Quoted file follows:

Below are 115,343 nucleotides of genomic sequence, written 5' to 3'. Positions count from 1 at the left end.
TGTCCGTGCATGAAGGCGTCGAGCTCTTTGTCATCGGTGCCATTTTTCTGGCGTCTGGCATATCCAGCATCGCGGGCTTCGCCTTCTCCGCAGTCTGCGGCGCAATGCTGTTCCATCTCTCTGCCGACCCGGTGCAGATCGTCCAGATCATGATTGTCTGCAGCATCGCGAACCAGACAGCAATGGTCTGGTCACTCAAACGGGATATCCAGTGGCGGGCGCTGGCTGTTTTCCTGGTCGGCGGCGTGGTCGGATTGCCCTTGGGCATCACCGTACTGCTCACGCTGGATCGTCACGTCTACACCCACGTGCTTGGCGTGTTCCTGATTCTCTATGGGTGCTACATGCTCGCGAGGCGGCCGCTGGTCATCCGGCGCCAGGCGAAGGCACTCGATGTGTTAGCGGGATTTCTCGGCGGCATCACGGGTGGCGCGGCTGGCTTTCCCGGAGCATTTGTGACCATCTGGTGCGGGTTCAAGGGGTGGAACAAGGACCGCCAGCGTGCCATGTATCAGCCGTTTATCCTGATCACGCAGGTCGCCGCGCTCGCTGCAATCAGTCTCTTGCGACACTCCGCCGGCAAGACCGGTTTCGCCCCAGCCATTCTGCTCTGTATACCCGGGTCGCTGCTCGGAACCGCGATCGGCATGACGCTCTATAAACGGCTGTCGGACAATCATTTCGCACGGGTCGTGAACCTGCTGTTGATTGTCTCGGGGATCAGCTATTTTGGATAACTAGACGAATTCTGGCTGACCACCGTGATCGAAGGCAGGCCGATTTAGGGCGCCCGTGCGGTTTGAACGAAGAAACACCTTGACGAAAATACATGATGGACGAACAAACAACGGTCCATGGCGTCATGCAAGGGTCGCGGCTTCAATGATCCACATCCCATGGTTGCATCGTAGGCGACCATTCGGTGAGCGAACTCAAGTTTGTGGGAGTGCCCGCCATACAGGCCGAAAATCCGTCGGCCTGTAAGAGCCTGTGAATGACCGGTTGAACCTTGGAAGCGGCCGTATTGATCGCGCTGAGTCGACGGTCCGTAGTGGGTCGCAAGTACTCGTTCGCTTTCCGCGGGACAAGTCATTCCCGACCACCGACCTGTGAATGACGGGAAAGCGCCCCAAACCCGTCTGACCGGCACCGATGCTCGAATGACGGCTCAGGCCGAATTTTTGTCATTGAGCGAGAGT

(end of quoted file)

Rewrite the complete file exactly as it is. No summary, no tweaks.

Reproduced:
Below are 115,343 nucleotides of genomic sequence, written 5' to 3'. Positions count from 1 at the left end.
TGTCCGTGCATGAAGGCGTCGAGCTCTTTGTCATCGGTGCCATTTTTCTGGCGTCTGGCATATCCAGCATCGCGGGCTTCGCCTTCTCCGCAGTCTGCGGCGCAATGCTGTTCCATCTCTCTGCCGACCCGGTGCAGATCGTCCAGATCATGATTGTCTGCAGCATCGCGAACCAGACAGCAATGGTCTGGTCACTCAAACGGGATATCCAGTGGCGGGCGCTGGCTGTTTTCCTGGTCGGCGGCGTGGTCGGATTGCCCTTGGGCATCACCGTACTGCTCACGCTGGATCGTCACGTCTACACCCACGTGCTTGGCGTGTTCCTGATTCTCTATGGGTGCTACATGCTCGCGAGGCGGCCGCTGGTCATCCGGCGCCAGGCGAAGGCACTCGATGTGTTAGCGGGATTTCTCGGCGGCATCACGGGTGGCGCGGCTGGCTTTCCCGGAGCATTTGTGACCATCTGGTGCGGGTTCAAGGGGTGGAACAAGGACCGCCAGCGTGCCATGTATCAGCCGTTTATCCTGATCACGCAGGTCGCCGCGCTCGCTGCAATCAGTCTCTTGCGACACTCCGCCGGCAAGACCGGTTTCGCCCCAGCCATTCTGCTCTGTATACCCGGGTCGCTGCTCGGAACCGCGATCGGCATGACGCTCTATAAACGGCTGTCGGACAATCATTTCGCACGGGTCGTGAACCTGCTGTTGATTGTCTCGGGGATCAGCTATTTTGGATAACTAGACGAATTCTGGCTGACCACCGTGATCGAAGGCAGGCCGATTTAGGGCGCCCGTGCGGTTTGAACGAAGAAACACCTTGACGAAAATACATGATGGACGAACAAACAACGGTCCATGGCGTCATGCAAGGGTCGCGGCTTCAATGATCCACATCCCATGGTTGCATCGTAGGCGACCATTCGGTGAGCGAACTCAAGTTTGTGGGAGTGCCCGCCATACAGGCCGAAAATCCGTCGGCCTGTAAGAGCCTGTGAATGACCGGTTGAACCTTGGAAGCGGCCGTATTGATCGCGCTGAGTCGACGGTCCGTAGTGGGTCGCAAGTACTCGTTCGCTTTCCGCGGGACAAGTCATTCCCGACCACCGACCTGTGAATGACGGGAAAGCGCCCCAAACCCGTCTGACCGGCACCGATGCTCGAATGACGGCTCAGGCCGAATTTTTGTCATTGAGCGAGAGT